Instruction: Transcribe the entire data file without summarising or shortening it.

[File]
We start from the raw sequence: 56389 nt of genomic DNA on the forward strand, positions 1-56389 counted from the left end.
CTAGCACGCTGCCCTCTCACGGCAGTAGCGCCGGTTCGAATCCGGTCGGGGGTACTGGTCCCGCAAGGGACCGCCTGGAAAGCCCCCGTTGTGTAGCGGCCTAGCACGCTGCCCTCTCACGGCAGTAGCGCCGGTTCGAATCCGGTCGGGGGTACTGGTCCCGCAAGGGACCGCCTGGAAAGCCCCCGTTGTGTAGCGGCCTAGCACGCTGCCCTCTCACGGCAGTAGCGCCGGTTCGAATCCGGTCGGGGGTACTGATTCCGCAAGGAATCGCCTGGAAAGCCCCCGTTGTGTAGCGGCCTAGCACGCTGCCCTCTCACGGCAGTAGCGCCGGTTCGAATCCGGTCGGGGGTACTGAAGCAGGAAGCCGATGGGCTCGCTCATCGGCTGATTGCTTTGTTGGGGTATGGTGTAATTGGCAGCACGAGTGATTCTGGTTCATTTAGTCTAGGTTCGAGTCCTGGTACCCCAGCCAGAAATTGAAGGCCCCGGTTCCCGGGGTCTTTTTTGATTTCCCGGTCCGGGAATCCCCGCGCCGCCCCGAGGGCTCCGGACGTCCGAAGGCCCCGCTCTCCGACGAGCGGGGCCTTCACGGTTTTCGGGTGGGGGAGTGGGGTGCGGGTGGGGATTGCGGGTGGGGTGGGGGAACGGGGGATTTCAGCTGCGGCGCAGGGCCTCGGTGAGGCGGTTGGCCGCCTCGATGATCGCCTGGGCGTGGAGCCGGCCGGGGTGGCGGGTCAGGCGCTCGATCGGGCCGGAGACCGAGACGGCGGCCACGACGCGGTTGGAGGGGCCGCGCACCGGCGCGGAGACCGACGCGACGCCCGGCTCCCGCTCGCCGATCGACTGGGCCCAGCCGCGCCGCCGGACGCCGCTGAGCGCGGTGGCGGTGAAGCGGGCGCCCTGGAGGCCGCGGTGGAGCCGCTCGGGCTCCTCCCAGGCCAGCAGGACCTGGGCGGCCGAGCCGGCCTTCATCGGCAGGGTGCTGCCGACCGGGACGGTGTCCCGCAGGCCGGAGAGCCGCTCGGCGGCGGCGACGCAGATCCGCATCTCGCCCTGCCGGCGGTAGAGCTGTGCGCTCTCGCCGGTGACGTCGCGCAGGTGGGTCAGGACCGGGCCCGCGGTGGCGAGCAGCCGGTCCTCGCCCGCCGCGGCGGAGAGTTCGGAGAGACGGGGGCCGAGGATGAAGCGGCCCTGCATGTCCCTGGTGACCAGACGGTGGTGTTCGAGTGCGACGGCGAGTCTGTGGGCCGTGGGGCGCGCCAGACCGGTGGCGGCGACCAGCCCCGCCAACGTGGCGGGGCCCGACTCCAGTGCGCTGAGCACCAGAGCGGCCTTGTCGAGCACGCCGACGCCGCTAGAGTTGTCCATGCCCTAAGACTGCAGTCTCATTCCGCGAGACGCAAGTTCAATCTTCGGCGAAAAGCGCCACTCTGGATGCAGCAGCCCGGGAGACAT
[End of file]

We start from the raw sequence: 56389 nt of genomic DNA on the forward strand, positions 1-56389 counted from the left end.
CTAGCACGCTGCCCTCTCACGGCAGTAGCGCCGGTTCGAATCCGGTCGGGGGTACTGGTCCCGCAAGGGACCGCCTGGAAAGCCCCCGTTGTGTAGCGGCCTAGCACGCTGCCCTCTCACGGCAGTAGCGCCGGTTCGAATCCGGTCGGGGGTACTGGTCCCGCAAGGGACCGCCTGGAAAGCCCCCGTTGTGTAGCGGCCTAGCACGCTGCCCTCTCACGGCAGTAGCGCCGGTTCGAATCCGGTCGGGGGTACTGATTCCGCAAGGAATCGCCTGGAAAGCCCCCGTTGTGTAGCGGCCTAGCACGCTGCCCTCTCACGGCAGTAGCGCCGGTTCGAATCCGGTCGGGGGTACTGAAGCAGGAAGCCGATGGGCTCGCTCATCGGCTGATTGCTTTGTTGGGGTATGGTGTAATTGGCAGCACGAGTGATTCTGGTTCATTTAGTCTAGGTTCGAGTCCTGGTACCCCAGCCAGAAATTGAAGGCCCCGGTTCCCGGGGTCTTTTTTGATTTCCCGGTCCGGGAATCCCCGCGCCGCCCCGAGGGCTCCGGACGTCCGAAGGCCCCGCTCTCCGACGAGCGGGGCCTTCACGGTTTTCGGGTGGGGGAGTGGGGTGCGGGTGGGGATTGCGGGTGGGGTGGGGGAACGGGGGATTTCAGCTGCGGCGCAGGGCCTCGGTGAGGCGGTTGGCCGCCTCGATGATCGCCTGGGCGTGGAGCCGGCCGGGGTGGCGGGTCAGGCGCTCGATCGGGCCGGAGACCGAGACGGCGGCCACGACGCGGTTGGAGGGGCCGCGCACCGGCGCGGAGACCGACGCGACGCCCGGCTCCCGCTCGCCGATCGACTGGGCCCAGCCGCGCCGCCGGACGCCGCTGAGCGCGGTGGCGGTGAAGCGGGCGCCCTGGAGGCCGCGGTGGAGCCGCTCGGGCTCCTCCCAGGCCAGCAGGACCTGGGCGGCCGAGCCGGCCTTCATCGGCAGGGTGCTGCCGACCGGGACGGTGTCCCGCAGGCCGGAGAGCCGCTCGGCGGCGGCGACGCAGATCCGCATCTCGCCCTGCCGGCGGTAGAGCTGTGCGCTCTCGCCGGTGACGTCGCGCAGGTGGGTCAGGACCGGGCCCGCGGTGGCGAGCAGCCGGTCCTCGCCCGCCGCGGCGGAGAGTTCGGAGAGACGGGGGCCGAGGATGAAGCGGCCCTGCATGTCCCTGGTGACCAGACGGTGGTGTTCGAGTGCGACGGCGAGTCTGTGGGCCGTGGGGCGCGCCAGACCGGTGGCGGCGACCAGCCCCGCCAACGTGGCGGGGCCCGACTCCAGTGCGCTGAGCACCAGAGCGGCCTTGTCGAGCACGCCGACGCCGCTAGAGTTGTCCATGCCCTAAGACTGCAGTCTCATTCCGCGAGACGCAAGTTCAATCTTCGGCGAAAAGCGCCACTCTGGATGCAGCAGCCCGGGAGACAT